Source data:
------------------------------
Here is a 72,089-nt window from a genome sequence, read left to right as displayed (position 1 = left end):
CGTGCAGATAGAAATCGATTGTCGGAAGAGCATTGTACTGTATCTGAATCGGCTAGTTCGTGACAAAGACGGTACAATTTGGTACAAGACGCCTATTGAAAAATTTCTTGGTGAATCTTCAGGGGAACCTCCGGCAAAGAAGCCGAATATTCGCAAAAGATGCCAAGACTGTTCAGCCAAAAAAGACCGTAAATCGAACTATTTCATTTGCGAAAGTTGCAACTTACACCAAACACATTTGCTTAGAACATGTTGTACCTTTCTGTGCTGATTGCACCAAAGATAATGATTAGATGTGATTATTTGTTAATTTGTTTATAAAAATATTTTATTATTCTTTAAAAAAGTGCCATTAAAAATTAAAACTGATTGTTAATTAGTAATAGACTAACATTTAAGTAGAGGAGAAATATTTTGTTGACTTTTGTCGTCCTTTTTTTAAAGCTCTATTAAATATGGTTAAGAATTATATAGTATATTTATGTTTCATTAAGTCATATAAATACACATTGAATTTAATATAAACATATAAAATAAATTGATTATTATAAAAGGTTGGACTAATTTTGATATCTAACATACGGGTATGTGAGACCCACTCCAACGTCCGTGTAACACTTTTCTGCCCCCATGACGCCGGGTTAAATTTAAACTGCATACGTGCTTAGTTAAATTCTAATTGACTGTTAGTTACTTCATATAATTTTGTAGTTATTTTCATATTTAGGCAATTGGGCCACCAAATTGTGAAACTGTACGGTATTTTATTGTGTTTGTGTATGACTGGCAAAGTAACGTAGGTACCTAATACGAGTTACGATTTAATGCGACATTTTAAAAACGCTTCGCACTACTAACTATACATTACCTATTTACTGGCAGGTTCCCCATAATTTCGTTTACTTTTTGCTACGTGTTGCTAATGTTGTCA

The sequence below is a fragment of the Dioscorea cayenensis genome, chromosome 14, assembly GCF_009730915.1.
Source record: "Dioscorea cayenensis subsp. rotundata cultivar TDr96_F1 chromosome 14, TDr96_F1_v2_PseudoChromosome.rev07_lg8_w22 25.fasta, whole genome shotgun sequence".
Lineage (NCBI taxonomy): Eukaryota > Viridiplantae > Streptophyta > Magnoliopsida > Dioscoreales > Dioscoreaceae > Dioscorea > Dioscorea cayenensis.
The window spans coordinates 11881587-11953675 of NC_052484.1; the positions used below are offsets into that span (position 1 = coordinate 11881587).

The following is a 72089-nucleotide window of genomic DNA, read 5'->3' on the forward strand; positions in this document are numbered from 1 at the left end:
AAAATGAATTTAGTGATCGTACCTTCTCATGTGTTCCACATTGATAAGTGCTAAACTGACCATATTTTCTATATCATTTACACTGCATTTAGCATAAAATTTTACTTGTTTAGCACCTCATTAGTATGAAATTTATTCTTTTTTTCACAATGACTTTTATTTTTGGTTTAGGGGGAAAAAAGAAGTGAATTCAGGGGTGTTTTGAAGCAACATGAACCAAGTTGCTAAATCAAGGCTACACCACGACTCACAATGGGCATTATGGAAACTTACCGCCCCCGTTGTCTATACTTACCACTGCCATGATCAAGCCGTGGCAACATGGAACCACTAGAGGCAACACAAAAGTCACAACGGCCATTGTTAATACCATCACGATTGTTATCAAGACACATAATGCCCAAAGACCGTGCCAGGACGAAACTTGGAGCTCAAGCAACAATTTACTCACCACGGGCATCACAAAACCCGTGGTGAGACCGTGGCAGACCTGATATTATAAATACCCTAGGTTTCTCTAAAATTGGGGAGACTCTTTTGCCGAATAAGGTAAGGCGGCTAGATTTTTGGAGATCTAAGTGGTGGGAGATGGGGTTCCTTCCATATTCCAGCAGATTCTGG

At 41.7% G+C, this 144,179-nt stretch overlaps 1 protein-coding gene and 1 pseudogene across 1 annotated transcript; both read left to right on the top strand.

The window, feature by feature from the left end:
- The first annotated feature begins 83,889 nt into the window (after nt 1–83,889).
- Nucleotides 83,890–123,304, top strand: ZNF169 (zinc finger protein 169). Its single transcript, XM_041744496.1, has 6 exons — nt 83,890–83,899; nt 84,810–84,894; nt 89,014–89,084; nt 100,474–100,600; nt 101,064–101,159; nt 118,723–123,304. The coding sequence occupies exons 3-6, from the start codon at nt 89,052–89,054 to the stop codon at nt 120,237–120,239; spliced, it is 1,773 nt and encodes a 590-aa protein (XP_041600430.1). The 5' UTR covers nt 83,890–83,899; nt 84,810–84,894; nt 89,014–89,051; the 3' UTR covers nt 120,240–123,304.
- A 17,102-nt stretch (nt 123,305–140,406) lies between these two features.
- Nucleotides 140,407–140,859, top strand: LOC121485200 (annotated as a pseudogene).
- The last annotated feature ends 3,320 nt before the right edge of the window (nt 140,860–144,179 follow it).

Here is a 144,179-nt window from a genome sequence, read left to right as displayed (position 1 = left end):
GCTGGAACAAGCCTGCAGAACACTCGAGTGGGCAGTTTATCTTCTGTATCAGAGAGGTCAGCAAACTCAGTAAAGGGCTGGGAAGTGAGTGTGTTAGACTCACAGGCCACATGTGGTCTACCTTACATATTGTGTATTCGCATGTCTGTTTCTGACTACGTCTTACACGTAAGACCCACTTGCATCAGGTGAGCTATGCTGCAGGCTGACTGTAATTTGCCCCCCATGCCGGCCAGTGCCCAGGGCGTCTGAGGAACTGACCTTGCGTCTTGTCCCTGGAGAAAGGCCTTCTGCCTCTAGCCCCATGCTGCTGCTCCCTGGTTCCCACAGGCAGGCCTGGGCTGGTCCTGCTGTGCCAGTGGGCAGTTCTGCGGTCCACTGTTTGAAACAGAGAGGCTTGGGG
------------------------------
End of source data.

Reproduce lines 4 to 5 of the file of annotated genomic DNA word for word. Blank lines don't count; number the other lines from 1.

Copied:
Source record: "Dioscorea cayenensis subsp. rotundata cultivar TDr96_F1 chromosome 14, TDr96_F1_v2_PseudoChromosome.rev07_lg8_w22 25.fasta, whole genome shotgun sequence".
Lineage (NCBI taxonomy): Eukaryota > Viridiplantae > Streptophyta > Magnoliopsida > Dioscoreales > Dioscoreaceae > Dioscorea > Dioscorea cayenensis.